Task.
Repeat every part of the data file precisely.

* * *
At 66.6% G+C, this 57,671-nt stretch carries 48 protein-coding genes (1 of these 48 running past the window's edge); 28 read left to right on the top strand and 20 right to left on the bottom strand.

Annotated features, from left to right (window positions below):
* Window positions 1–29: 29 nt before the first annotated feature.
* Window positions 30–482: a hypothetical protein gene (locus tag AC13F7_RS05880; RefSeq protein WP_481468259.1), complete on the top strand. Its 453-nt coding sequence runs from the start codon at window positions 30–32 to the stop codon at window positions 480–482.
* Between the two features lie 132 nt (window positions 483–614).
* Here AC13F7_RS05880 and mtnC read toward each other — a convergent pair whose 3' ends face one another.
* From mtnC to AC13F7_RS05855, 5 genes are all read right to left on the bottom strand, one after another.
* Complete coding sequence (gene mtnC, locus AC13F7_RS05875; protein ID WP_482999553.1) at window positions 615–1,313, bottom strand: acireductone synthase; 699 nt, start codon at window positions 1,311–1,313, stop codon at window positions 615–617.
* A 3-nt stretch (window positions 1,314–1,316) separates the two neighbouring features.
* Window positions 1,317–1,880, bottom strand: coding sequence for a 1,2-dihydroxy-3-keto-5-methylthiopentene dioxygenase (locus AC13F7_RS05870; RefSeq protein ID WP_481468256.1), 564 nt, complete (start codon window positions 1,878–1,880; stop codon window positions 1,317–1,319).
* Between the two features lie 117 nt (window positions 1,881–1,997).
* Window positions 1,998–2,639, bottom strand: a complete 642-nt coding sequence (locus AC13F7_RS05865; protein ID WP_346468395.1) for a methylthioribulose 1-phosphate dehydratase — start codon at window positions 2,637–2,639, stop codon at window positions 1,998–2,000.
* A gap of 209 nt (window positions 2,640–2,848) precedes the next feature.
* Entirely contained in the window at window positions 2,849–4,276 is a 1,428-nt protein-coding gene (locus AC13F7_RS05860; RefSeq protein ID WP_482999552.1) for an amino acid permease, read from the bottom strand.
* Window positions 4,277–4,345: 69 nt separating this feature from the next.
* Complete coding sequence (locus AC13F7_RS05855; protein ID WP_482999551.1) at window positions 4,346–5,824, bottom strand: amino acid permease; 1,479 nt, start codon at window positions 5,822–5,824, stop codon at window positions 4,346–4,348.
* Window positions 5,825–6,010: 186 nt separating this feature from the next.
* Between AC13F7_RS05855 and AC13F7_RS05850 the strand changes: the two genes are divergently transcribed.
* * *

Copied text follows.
At 66.6% G+C, this 57,671-nt stretch carries 48 protein-coding genes (1 of these 48 running past the window's edge); 28 read left to right on the top strand and 20 right to left on the bottom strand.

Annotated features, from left to right (window positions below):
* Window positions 1–29: 29 nt before the first annotated feature.
* Window positions 30–482: a hypothetical protein gene (locus tag AC13F7_RS05880; RefSeq protein WP_481468259.1), complete on the top strand. Its 453-nt coding sequence runs from the start codon at window positions 30–32 to the stop codon at window positions 480–482.
* Between the two features lie 132 nt (window positions 483–614).
* Here AC13F7_RS05880 and mtnC read toward each other — a convergent pair whose 3' ends face one another.
* From mtnC to AC13F7_RS05855, 5 genes are all read right to left on the bottom strand, one after another.
* Complete coding sequence (gene mtnC, locus AC13F7_RS05875; protein ID WP_482999553.1) at window positions 615–1,313, bottom strand: acireductone synthase; 699 nt, start codon at window positions 1,311–1,313, stop codon at window positions 615–617.
* A 3-nt stretch (window positions 1,314–1,316) separates the two neighbouring features.
* Window positions 1,317–1,880, bottom strand: coding sequence for a 1,2-dihydroxy-3-keto-5-methylthiopentene dioxygenase (locus AC13F7_RS05870; RefSeq protein ID WP_481468256.1), 564 nt, complete (start codon window positions 1,878–1,880; stop codon window positions 1,317–1,319).
* Between the two features lie 117 nt (window positions 1,881–1,997).
* Window positions 1,998–2,639, bottom strand: a complete 642-nt coding sequence (locus AC13F7_RS05865; protein ID WP_346468395.1) for a methylthioribulose 1-phosphate dehydratase — start codon at window positions 2,637–2,639, stop codon at window positions 1,998–2,000.
* A gap of 209 nt (window positions 2,640–2,848) precedes the next feature.
* Entirely contained in the window at window positions 2,849–4,276 is a 1,428-nt protein-coding gene (locus AC13F7_RS05860; RefSeq protein ID WP_482999552.1) for an amino acid permease, read from the bottom strand.
* Window positions 4,277–4,345: 69 nt separating this feature from the next.
* Complete coding sequence (locus AC13F7_RS05855; protein ID WP_482999551.1) at window positions 4,346–5,824, bottom strand: amino acid permease; 1,479 nt, start codon at window positions 5,822–5,824, stop codon at window positions 4,346–4,348.
* Window positions 5,825–6,010: 186 nt separating this feature from the next.
* Between AC13F7_RS05855 and AC13F7_RS05850 the strand changes: the two genes are divergently transcribed.